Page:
A nearly decade-old lawsuit against the Colorado Taxpayer’s Bill of Rights is back on, after a U.S. Court of Appeals ruling on Monday.
The 2011 lawsuit filed by elected officials, school administrators and others, argues that TABOR violates the U.S. Constitution’s directive for states to operate under a republican form of government.
Under that system, legislators have the ability to tax and spend. TABOR, which Colorado voters added to the state constitution in 1992, bars any tax increase without first receiving voter approval. It also limits how quickly all forms of government can grow in the state.
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But the lawsuit’s merits have yet to be heard by any court. The case has been mired in years of arguments over whether the plaintiffs have standing to bring the suit. On Monday, a panel of 10th Circuit U.S. Court of Appeals judges said the lower U.S. District Court in Colorado erred in dismissing the case two years ago.
“This case is rife with difficult issues, and we applaud the district court for its attempts to ‘don waders’ and generate some cognizable structure out of the sludge,” the court’s majority wrote. “Nevertheless, we conclude that it could not properly reach its conclusions at this stage of litigation.”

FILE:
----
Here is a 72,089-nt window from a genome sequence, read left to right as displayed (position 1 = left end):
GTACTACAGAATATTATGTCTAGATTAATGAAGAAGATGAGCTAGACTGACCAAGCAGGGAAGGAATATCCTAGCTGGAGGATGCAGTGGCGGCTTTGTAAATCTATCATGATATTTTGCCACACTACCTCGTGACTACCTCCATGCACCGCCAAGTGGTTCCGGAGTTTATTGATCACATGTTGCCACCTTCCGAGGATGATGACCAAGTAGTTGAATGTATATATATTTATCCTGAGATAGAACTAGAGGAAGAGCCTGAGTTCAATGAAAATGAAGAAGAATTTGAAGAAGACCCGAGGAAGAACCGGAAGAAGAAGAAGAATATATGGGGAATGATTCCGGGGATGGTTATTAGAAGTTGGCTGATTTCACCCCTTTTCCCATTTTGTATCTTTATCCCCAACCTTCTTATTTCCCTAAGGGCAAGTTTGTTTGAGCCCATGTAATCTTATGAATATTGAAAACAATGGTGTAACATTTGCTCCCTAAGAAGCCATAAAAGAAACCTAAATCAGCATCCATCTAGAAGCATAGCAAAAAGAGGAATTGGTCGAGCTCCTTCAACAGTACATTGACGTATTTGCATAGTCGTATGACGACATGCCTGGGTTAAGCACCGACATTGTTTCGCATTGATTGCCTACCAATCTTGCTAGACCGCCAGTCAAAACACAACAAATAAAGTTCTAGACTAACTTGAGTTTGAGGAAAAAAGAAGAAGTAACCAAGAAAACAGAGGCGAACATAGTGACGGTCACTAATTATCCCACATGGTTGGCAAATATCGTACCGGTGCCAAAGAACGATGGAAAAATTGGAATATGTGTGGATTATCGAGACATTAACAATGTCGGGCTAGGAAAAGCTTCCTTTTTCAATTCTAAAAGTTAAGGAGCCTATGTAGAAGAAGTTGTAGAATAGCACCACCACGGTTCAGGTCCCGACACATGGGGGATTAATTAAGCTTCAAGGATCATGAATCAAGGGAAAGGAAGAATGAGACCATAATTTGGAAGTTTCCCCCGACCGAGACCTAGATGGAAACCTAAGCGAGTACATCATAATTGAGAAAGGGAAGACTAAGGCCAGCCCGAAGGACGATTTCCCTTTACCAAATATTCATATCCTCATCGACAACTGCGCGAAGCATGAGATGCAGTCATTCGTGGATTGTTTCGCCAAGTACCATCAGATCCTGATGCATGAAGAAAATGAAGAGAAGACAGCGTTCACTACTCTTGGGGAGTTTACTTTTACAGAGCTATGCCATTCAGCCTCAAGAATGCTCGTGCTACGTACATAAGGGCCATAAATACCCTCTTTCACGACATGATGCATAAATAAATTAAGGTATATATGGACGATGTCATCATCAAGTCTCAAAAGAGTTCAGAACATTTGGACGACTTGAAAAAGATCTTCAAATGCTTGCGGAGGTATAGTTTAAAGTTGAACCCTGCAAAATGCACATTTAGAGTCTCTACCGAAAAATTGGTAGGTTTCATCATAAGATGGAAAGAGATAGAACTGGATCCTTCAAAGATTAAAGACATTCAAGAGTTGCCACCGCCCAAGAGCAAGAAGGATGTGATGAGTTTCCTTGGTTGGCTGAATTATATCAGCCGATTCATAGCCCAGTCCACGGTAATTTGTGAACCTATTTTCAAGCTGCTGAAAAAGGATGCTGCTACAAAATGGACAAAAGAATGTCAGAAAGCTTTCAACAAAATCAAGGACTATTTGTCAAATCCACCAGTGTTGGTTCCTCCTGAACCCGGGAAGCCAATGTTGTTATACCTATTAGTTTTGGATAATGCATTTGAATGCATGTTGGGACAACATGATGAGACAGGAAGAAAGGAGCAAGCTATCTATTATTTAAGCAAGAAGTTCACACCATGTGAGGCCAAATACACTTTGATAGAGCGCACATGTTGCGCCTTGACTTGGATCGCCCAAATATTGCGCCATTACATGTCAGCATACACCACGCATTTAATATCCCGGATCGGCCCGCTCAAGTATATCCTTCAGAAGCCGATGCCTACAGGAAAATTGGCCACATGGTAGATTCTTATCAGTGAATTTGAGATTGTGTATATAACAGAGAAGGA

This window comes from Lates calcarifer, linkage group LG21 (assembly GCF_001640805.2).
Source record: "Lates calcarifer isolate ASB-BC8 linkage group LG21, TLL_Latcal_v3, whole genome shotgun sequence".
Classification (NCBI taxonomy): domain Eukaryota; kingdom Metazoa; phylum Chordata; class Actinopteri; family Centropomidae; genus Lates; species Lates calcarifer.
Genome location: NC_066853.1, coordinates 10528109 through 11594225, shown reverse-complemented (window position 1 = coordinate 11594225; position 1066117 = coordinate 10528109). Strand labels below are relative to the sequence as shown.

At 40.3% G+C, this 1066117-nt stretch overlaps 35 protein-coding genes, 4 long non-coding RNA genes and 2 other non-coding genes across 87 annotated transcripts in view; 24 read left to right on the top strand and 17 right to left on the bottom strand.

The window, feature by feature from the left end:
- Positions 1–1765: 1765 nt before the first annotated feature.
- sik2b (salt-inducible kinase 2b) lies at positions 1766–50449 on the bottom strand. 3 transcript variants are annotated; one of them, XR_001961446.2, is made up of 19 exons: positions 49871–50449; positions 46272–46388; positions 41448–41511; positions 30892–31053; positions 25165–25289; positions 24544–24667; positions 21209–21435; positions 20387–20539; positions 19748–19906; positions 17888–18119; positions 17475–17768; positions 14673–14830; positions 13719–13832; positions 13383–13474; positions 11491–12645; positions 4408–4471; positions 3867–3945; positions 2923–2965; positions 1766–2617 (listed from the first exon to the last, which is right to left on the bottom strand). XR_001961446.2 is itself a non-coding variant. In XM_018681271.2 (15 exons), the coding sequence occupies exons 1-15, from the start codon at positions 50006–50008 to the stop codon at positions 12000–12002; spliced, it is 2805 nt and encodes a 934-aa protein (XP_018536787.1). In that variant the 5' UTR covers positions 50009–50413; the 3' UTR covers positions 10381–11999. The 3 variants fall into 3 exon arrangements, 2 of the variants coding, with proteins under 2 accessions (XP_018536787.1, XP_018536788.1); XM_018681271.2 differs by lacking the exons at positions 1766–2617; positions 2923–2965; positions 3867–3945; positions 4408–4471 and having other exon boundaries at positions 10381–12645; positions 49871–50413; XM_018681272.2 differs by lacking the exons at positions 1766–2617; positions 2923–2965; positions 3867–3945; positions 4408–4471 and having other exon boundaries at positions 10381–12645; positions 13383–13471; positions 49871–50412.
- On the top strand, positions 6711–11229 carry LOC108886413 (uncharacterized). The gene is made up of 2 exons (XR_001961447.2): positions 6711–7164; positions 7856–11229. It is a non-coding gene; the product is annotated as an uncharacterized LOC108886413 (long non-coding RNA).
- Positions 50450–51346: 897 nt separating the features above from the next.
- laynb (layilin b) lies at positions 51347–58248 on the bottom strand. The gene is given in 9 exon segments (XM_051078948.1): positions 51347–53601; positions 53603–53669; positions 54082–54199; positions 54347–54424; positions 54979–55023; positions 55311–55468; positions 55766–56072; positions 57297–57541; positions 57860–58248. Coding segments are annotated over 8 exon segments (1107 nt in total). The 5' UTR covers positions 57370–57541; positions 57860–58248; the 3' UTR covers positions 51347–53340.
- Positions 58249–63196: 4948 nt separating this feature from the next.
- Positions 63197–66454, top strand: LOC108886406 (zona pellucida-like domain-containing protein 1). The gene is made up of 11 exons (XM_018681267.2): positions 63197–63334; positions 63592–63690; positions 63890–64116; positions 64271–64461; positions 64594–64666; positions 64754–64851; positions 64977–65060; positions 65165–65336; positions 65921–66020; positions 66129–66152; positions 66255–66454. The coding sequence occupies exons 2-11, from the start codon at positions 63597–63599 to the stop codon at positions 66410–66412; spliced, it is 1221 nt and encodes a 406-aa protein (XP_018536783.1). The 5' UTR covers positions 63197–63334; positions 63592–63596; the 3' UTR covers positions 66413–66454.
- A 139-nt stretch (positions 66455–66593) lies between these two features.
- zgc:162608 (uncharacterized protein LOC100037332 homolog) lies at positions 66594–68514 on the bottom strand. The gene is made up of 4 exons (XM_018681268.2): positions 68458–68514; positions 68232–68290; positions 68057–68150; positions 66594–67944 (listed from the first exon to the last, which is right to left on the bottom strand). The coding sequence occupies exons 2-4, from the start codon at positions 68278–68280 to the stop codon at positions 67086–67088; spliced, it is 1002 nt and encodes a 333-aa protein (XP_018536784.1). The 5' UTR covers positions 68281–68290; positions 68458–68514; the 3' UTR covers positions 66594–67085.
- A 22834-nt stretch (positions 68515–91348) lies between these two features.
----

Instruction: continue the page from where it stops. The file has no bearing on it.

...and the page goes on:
Former U.S. Rep. David Skaggs is part of the legal team representing the plaintiffs pro bono. He said they first presented their arguments to the Court of Appeals in May of 2018.
“We've been anxiously awaiting a decision and glad to have it,” he said. “And we hope now to get down to the basics of establishing our case.”
Skaggs said the U.S. District Court in Colorado will likely take the case again in the next few weeks.
The Colorado Attorney General’s office, led by Democrat Phil Weiser, is defending TABOR in court. Department spokesman Lawrence Pacheco declined to discuss the details of the case but said the attorney general would continue to defend the state constitution.
TABOR is facing two other significant challenges. A liberal advocacy group is pursuing a possible 2020 ballot measure that would repeal TABOR entirely, and a 2019 ballot measure could weaken parts of TABOR.